On Sunday Night Football, Costas' quoted approvingly from a FoxSports.com column that noted, "If Jovan Belcher didn't possess a gun, he and [his victim] Kasandra Perkins would both be alive today."
Responding on the December 3 edition of NRA News, LaPierre said Costas was promoting "an anti-Second Amendment agenda by somebody in the media with access to these media conglomerates that are more than happy to amplify that all over the country and try to ram it down the throats of average American citizens."
LaPierre and NRA News host Cam Edwards went on to use Costas' comments to promote joining the NRA:
EDWARDS: [Americans] can join the NRA and join a part of the largest organization in America protecting and defending the right to keep and bear arms.
LAPIERRE: Yeah, I mean we are about to be victim of a siege against the Second Amendment in this country going into Obama's second term. I mean it's going to be ugly. It's going to come hard, fast and soon. And were going to have to survive this period of unprecedented danger. And the best way to survive is to make the NRA stronger than ever. Never has membership in NRA been more important than right now.
The NRA often trades in baseless conspiracy theories to promote gun ownership and NRA membership.
In September 2011, LaPierre announced the existence of a "massive Obama conspiracy" to end private firearm ownership in the United States. The basis for LaPierre's claim that Obama would "[e]rase the Second Amendment" in his second term was that Obama did not act on guns during his first term. The NRA also claims that a United Nations treaty with the stated goal of preventing diversion of weapons to human rights abusers will be used as a pretext for gun confiscation in the United States.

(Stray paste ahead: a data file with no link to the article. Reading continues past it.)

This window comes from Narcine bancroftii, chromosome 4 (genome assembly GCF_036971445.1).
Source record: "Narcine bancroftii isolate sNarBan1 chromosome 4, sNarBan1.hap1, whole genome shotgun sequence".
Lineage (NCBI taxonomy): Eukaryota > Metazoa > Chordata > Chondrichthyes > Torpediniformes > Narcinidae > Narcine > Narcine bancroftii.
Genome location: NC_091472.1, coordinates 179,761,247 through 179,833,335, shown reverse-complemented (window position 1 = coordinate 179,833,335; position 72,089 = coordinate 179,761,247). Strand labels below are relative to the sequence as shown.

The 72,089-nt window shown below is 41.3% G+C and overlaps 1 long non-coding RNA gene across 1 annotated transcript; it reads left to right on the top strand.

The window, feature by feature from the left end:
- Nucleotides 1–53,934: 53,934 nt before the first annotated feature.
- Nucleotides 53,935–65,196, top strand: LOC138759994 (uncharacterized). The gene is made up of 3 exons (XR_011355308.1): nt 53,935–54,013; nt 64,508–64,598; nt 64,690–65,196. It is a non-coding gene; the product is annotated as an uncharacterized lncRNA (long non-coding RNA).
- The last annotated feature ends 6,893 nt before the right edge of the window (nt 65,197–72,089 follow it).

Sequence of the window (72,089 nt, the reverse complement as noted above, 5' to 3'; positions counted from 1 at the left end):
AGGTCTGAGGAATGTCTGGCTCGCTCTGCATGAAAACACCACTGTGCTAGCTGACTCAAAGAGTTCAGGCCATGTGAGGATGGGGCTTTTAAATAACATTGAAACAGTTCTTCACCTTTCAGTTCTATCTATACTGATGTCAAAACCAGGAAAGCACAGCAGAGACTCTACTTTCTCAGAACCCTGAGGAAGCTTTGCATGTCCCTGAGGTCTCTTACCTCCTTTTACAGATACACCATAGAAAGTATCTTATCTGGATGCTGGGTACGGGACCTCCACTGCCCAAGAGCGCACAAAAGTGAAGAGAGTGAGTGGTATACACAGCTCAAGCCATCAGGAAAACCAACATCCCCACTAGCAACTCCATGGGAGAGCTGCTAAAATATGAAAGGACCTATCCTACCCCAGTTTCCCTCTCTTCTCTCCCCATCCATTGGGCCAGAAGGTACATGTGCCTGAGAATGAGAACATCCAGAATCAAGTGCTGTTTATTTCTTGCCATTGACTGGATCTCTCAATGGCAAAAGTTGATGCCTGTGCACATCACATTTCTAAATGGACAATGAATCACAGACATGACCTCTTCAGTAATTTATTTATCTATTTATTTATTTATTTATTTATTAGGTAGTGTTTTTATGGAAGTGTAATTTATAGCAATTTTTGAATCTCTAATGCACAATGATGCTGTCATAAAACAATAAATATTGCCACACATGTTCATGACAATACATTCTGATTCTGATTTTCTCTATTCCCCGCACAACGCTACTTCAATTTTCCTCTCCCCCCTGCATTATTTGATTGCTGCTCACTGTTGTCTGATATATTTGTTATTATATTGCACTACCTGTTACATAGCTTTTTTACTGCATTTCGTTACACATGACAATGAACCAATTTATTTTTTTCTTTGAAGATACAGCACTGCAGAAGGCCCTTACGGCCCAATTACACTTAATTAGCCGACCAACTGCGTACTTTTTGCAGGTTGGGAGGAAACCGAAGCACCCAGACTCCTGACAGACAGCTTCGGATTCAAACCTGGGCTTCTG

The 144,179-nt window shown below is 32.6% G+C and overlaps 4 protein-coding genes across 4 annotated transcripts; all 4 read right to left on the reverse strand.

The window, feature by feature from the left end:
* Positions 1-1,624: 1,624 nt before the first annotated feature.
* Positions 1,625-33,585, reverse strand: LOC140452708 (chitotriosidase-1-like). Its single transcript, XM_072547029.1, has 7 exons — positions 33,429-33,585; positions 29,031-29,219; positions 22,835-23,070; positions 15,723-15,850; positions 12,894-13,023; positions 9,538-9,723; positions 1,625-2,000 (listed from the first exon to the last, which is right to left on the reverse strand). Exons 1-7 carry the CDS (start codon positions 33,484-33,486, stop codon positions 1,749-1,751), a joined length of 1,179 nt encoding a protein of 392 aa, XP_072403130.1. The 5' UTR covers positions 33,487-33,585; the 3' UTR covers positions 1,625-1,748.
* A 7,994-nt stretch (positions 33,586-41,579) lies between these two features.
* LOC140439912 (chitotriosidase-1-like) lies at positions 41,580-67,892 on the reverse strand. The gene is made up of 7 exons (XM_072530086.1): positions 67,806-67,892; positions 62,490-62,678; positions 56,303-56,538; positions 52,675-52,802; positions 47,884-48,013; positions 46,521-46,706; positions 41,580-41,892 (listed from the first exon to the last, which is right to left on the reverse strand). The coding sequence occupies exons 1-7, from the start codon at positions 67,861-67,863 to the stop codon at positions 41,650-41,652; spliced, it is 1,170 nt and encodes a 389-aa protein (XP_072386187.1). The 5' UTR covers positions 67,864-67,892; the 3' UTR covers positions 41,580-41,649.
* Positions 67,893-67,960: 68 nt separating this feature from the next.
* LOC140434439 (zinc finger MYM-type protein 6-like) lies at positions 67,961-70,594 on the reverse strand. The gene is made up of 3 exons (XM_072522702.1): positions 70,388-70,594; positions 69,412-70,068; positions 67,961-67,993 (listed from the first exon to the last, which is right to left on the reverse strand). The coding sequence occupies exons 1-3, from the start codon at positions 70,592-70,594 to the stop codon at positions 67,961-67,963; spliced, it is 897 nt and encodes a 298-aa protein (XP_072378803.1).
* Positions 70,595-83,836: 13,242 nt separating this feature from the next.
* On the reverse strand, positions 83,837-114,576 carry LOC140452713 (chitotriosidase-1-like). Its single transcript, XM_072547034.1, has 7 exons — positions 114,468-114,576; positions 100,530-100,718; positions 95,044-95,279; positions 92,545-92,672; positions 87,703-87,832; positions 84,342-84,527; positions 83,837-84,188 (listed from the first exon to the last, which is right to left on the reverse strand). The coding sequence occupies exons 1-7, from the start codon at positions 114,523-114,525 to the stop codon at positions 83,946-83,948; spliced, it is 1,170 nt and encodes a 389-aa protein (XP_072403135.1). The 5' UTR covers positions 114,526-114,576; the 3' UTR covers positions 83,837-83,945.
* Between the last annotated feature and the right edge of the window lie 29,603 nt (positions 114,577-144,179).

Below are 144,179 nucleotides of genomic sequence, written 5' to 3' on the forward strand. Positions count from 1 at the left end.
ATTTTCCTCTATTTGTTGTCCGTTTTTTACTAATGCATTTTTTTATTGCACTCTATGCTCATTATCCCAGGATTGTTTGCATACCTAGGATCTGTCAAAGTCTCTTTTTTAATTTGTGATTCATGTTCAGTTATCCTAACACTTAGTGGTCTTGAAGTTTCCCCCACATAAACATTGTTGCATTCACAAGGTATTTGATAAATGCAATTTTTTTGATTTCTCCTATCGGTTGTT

Volokh Conspiracy blogger and gun activist David Kopel denied that there is a link between firearm availability and homicide, while distorting statistics to downplay the effectiveness with which other industrialized nations prevent gun violence.
Kopel made his comments on the December 3 edition of CNN's Piers Morgan Tonight, during a discussion of the murder-suicide involving NFL player Jovan Belcher. After NBC sportscaster Bob Costas favorably quoted a FoxSports.com column that noted "If Jovan Belcher didn't possess a gun, he and [his victim] Kasandra Perkins would both be alive today," on Sunday Night Football, conservatives in media responded in force with false claims denying the epidemic of gun violence in America.
This pattern continued on Piers Morgan, with Kopel claiming that "there is no relation, scientifically in social science, between the number of guns and the homicide rate." To the contrary, research conducted at the Harvard Injury ControlResearch Center found that "states with higher levels of household gun ownership had higher rates of firearm homicide and overall homicide."